|||||The Cure: "Faith"||]|
All that can be said with some certainty is that an arithmetical majority on the Left at the ballot-box and, with it, constitutional legitimacy is no guarantee of either the power or the 'right' to govern--as the murder of Chile yesterday, the agony of Nicaragua today, bear witness.
--Gregory Elliot, Althusser: The Detour of Theory
Obama's response to critics after a recent spate of conservative kow-towing has been interesting: “Look, let me talk about the broader issue, this whole notion that I am shifting to the center. The people who say this apparently haven’t been listening to me.” Of course, Obama follows up truth with half-truth, adding, “I am someone who is no doubt progressive.” The quote comes from a speech intended to defend his 'progressive' status--which reminds me of something Terry Eagleton once wrote about Stanley Fish: "It is one of the minor symptoms of the mental decline of the United States that Stanley Fish [or Barack Obama--or the Democrat party, for that matter] is thought to be on the Left....In a nation so politically addled that 'liberal' can mean 'state-interventionist' and 'libertarianism' letting the poor die on the streets, this is perhaps not wholly unpredictable." Which is to say: Obama is exactly right when he says that anyone who thinks he's "suddenly shifting to the Center" hasn't been listening to him. But it's not--as he himself suggests--because he's still fighting the good, progressive fight. Rather, it's because he's still as progressive as he's ever been; that is to say, he's been in the Center all along.
Certainly though, it's been a hard week or two for Obama's faithful--or at least those among his faithful who harbor dreams of "change," "hope," etc. His support of FISA--which passed in what can only be called a landslide vote in the Democratically-controlled Senate--is hard to defend as anything but a complete volte face. And his positive comments on the recent Supreme Court ruling overturning the DC gun ban, coupled with his public disagreement with the Supreme Court ruling against executing child rapists, both certainly smack of playing to the reactionary Right. (In fairness, however, Obama guards his position on capital punishment with essentially the correct caveat: "At the same time," the above-cited Caucus blog notes, "he said the system of death penalty justice was so flawed that the nation should declare a moratorium on executions, such as that imposed in Illinois by Republican Gov. George Ryan.") So those who feel, in Joan Walsh's words, "betrayed by Obama" are not entirely wrong or naive.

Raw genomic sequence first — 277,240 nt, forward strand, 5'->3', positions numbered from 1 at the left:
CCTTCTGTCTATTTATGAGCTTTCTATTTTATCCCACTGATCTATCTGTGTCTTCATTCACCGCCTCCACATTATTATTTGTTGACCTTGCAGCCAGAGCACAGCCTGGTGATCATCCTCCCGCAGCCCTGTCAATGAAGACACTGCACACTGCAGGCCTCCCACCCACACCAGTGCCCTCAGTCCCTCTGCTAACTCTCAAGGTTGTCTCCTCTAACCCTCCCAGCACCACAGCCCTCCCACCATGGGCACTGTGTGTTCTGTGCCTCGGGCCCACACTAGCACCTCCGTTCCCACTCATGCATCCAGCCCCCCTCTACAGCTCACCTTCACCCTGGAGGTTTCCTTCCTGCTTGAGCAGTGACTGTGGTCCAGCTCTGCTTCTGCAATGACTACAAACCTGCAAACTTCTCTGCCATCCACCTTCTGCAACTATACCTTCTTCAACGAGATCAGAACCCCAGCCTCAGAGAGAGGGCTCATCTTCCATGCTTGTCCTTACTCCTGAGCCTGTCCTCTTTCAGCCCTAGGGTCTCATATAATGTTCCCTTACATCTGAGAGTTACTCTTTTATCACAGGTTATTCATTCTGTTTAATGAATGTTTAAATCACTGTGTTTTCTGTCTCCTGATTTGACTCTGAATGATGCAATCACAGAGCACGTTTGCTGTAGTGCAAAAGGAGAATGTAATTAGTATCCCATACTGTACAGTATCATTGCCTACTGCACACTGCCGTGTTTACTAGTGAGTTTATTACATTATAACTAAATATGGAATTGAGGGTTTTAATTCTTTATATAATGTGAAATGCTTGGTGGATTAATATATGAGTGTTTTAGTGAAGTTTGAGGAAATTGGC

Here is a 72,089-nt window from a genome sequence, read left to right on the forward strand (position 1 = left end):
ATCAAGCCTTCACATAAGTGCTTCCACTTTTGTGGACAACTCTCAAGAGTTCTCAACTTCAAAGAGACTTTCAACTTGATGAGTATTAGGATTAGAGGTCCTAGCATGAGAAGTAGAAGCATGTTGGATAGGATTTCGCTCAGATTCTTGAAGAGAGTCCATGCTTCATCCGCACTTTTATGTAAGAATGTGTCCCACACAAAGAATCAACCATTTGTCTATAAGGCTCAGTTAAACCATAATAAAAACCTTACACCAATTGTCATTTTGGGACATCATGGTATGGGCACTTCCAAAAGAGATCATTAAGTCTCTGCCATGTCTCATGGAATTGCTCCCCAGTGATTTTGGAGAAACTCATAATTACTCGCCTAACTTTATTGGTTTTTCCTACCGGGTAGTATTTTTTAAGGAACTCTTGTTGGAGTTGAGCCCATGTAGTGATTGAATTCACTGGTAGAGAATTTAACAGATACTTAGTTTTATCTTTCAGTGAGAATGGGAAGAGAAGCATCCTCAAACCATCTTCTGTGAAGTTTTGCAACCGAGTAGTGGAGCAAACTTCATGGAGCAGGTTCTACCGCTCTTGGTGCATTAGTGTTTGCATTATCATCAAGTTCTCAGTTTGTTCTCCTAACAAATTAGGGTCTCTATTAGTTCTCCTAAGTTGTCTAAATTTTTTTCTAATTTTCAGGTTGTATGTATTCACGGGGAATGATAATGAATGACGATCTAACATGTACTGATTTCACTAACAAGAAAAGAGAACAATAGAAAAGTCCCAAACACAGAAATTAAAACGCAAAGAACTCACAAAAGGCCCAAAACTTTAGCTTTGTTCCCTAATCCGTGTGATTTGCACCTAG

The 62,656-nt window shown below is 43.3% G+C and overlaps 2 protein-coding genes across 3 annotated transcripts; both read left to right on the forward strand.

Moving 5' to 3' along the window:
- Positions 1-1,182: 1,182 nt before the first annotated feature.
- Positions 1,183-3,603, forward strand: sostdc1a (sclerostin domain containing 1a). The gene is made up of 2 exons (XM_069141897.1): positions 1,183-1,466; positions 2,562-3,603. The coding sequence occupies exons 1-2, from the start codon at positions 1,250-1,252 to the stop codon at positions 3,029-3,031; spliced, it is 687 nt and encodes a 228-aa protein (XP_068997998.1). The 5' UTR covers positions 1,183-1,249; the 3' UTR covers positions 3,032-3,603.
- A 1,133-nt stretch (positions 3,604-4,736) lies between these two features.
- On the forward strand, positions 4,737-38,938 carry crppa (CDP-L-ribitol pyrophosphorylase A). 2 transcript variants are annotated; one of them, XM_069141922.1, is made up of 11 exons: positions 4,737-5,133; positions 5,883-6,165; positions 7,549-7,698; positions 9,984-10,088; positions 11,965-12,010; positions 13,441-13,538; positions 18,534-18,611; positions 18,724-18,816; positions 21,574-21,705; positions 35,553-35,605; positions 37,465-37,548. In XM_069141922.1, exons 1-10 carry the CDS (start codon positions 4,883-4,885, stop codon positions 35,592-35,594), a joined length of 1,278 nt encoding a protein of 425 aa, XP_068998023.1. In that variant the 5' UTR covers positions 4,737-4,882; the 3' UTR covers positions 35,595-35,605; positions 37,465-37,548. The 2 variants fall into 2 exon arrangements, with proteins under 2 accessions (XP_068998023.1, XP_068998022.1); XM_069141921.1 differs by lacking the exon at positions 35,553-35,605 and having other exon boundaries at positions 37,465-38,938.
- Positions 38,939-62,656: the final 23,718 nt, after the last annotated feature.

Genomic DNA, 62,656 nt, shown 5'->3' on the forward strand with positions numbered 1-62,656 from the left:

If there is an up-side to this betrayal, however, it might be the beginning of an end to the "Democrat-as-progressive" fantasy that has driven the Democrat-Left electoral alliance since the late 40s. In large part, this fantasy has been strengthened through hypotheticals and missed-encounters: "If only JFK hadn't been assasinated..." "If only Robert Kennedy hadn't been assasinated..." "If only George McGovern hadn't lost to Nixon..." Like Zizek's assessment of the Soviet Invasion and the end of the Hungarian Spring, in each case an outside intervention can be used to sustain the fantasy. I would have gotten away with it, if it weren't for you snooping kids... Already in the Obama disillusionment-fallout, one can sense the sneaking suspicion that Emma Goldman was right: "If voting changed anything, they'd make it illegal." (Or, who was it who put it this way: "No matter who wins, the government gets elected.") An Obama presidency--and the full-scale demonstration of what "Change" really means to the Democrat party--might be exactly what Leftist politics needs...
...That said, there is another fantasy that we ought to be on the lookout for: Ron Paul (who, I note, didn't vote on FISA...). The neo-con "outside intervention" here may serve to preserve the Ron Paul fantasy as an option for disillusioned Obama supporters; already, there have been moves in this direction as part of the Pelosi-disillusionment fallout. And Libertarians like Lew Rockwell are playing right to this crowd: "If only the prophetic and courageous Ron Paul were running as an independent. People are ready for real change. As Tweedledee and Tweedldum struggle for power, with almost exactly the same program, Ron could be making History. It wasn't right for him, he felt, and given his political skills, that has to be determinative. And yet, if only..." Libertarians are slowly positioning themselves as "a not-so-lunatic fringe." My gut feeling here is that the best Leftist strategy over the next few years may amount to the election of Barack Obama, coupled with the engaged struggle against Libertarianism as a viable option for disillusioned progressives as the Obama White House makes one "compromise" after another.